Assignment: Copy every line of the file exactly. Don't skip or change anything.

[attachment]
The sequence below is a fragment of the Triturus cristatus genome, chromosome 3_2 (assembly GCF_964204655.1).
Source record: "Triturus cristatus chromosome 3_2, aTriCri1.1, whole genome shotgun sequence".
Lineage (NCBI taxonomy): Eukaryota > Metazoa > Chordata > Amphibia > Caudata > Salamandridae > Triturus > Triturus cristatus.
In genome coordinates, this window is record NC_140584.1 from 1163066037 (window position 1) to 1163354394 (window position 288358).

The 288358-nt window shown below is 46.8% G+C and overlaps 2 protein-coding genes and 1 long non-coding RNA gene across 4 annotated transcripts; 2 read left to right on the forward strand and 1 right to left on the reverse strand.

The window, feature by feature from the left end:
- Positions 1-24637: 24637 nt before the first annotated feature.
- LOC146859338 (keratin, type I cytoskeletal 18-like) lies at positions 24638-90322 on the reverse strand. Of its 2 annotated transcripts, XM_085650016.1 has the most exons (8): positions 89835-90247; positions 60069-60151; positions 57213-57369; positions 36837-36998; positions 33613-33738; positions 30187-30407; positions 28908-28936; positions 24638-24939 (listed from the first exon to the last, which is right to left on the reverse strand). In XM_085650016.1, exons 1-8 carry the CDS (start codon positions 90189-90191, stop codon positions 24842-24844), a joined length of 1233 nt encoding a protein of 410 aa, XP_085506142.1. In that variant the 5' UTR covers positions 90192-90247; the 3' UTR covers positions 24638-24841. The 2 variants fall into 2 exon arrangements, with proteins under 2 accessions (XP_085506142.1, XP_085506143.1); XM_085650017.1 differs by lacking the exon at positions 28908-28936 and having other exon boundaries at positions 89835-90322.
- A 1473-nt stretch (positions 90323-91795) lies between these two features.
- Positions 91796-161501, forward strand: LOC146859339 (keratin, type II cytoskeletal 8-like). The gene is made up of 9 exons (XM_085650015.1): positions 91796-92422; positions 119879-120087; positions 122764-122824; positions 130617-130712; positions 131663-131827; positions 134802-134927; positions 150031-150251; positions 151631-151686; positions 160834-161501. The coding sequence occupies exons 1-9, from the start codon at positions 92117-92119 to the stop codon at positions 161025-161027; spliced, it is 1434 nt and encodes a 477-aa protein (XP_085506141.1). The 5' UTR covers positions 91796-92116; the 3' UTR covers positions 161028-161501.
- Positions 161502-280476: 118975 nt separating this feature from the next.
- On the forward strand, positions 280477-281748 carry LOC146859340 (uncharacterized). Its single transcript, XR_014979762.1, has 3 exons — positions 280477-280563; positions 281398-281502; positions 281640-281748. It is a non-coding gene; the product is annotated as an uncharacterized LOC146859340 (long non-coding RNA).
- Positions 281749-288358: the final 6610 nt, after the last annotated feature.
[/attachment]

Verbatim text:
The sequence below is a fragment of the Triturus cristatus genome, chromosome 3_2 (assembly GCF_964204655.1).
Source record: "Triturus cristatus chromosome 3_2, aTriCri1.1, whole genome shotgun sequence".
Lineage (NCBI taxonomy): Eukaryota > Metazoa > Chordata > Amphibia > Caudata > Salamandridae > Triturus > Triturus cristatus.
In genome coordinates, this window is record NC_140584.1 from 1163066037 (window position 1) to 1163354394 (window position 288358).

The 288358-nt window shown below is 46.8% G+C and overlaps 2 protein-coding genes and 1 long non-coding RNA gene across 4 annotated transcripts; 2 read left to right on the forward strand and 1 right to left on the reverse strand.

The window, feature by feature from the left end:
- Positions 1-24637: 24637 nt before the first annotated feature.
- LOC146859338 (keratin, type I cytoskeletal 18-like) lies at positions 24638-90322 on the reverse strand. Of its 2 annotated transcripts, XM_085650016.1 has the most exons (8): positions 89835-90247; positions 60069-60151; positions 57213-57369; positions 36837-36998; positions 33613-33738; positions 30187-30407; positions 28908-28936; positions 24638-24939 (listed from the first exon to the last, which is right to left on the reverse strand). In XM_085650016.1, exons 1-8 carry the CDS (start codon positions 90189-90191, stop codon positions 24842-24844), a joined length of 1233 nt encoding a protein of 410 aa, XP_085506142.1. In that variant the 5' UTR covers positions 90192-90247; the 3' UTR covers positions 24638-24841. The 2 variants fall into 2 exon arrangements, with proteins under 2 accessions (XP_085506142.1, XP_085506143.1); XM_085650017.1 differs by lacking the exon at positions 28908-28936 and having other exon boundaries at positions 89835-90322.
- A 1473-nt stretch (positions 90323-91795) lies between these two features.
- Positions 91796-161501, forward strand: LOC146859339 (keratin, type II cytoskeletal 8-like). The gene is made up of 9 exons (XM_085650015.1): positions 91796-92422; positions 119879-120087; positions 122764-122824; positions 130617-130712; positions 131663-131827; positions 134802-134927; positions 150031-150251; positions 151631-151686; positions 160834-161501. The coding sequence occupies exons 1-9, from the start codon at positions 92117-92119 to the stop codon at positions 161025-161027; spliced, it is 1434 nt and encodes a 477-aa protein (XP_085506141.1). The 5' UTR covers positions 91796-92116; the 3' UTR covers positions 161028-161501.
- Positions 161502-280476: 118975 nt separating this feature from the next.
- On the forward strand, positions 280477-281748 carry LOC146859340 (uncharacterized). Its single transcript, XR_014979762.1, has 3 exons — positions 280477-280563; positions 281398-281502; positions 281640-281748. It is a non-coding gene; the product is annotated as an uncharacterized LOC146859340 (long non-coding RNA).
- Positions 281749-288358: the final 6610 nt, after the last annotated feature.